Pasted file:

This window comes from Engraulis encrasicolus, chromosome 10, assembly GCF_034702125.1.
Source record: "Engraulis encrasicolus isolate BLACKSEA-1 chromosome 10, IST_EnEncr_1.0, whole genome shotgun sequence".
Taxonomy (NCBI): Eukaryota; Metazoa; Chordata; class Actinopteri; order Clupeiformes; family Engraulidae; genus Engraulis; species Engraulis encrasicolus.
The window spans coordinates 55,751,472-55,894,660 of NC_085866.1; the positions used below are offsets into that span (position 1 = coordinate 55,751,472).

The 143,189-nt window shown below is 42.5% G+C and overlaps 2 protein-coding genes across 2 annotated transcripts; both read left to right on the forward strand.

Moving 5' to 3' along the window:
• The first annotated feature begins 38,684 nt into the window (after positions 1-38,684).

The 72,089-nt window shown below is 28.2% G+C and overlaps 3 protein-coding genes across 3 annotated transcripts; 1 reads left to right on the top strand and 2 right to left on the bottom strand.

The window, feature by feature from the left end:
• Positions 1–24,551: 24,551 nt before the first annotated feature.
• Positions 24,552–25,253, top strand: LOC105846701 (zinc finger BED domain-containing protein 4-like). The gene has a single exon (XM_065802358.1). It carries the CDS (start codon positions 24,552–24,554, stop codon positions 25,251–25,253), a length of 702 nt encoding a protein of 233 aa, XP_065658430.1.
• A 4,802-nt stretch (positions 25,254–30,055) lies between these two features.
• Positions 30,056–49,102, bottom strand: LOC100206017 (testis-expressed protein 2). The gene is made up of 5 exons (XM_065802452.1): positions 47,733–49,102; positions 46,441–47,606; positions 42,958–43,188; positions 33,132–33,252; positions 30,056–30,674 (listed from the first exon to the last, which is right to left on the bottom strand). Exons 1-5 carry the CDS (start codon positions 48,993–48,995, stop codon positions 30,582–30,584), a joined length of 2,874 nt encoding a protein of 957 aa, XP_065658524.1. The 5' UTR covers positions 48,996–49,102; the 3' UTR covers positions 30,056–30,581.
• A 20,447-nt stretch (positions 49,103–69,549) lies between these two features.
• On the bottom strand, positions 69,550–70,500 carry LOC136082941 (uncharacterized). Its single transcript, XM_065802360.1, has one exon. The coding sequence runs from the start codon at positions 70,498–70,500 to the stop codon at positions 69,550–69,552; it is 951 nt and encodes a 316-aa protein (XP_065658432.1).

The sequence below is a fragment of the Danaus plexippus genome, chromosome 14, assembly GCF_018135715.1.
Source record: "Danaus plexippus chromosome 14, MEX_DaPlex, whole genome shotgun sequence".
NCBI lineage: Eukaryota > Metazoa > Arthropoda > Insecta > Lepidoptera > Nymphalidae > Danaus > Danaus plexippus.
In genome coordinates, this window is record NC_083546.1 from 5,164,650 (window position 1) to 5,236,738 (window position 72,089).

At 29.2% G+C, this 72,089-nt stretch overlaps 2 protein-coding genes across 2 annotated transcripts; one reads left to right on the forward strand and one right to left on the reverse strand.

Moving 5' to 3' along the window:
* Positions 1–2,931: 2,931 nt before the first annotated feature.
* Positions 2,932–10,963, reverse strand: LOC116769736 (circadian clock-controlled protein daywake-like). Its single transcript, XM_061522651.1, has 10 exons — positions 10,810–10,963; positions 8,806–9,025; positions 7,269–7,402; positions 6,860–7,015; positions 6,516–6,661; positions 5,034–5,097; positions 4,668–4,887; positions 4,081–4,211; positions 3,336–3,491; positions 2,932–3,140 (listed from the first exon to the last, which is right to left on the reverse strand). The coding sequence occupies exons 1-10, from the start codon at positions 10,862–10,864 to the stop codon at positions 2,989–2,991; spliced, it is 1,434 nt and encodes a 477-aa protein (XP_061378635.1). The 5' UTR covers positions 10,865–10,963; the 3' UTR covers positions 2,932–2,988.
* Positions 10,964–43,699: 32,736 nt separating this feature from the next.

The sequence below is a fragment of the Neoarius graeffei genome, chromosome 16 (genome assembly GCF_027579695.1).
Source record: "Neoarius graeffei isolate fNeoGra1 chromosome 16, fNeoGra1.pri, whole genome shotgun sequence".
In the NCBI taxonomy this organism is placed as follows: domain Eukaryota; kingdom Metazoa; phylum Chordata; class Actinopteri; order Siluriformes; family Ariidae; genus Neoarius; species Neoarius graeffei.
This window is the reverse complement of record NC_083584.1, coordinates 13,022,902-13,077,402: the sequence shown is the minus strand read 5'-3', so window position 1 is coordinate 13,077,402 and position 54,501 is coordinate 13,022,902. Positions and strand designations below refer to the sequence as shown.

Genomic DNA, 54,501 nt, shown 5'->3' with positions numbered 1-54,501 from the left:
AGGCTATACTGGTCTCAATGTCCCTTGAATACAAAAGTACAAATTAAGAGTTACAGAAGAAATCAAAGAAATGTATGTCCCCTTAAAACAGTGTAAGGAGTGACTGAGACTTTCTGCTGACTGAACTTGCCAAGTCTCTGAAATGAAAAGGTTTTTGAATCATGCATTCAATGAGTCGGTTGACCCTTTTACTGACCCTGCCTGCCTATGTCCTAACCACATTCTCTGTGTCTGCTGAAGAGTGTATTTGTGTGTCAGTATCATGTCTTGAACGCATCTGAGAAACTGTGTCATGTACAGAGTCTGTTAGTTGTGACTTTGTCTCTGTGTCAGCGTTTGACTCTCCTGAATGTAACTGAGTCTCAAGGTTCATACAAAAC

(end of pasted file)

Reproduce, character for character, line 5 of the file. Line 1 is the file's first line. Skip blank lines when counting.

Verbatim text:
The 143,189-nt window shown below is 42.5% G+C and overlaps 2 protein-coding genes across 2 annotated transcripts; both read left to right on the forward strand.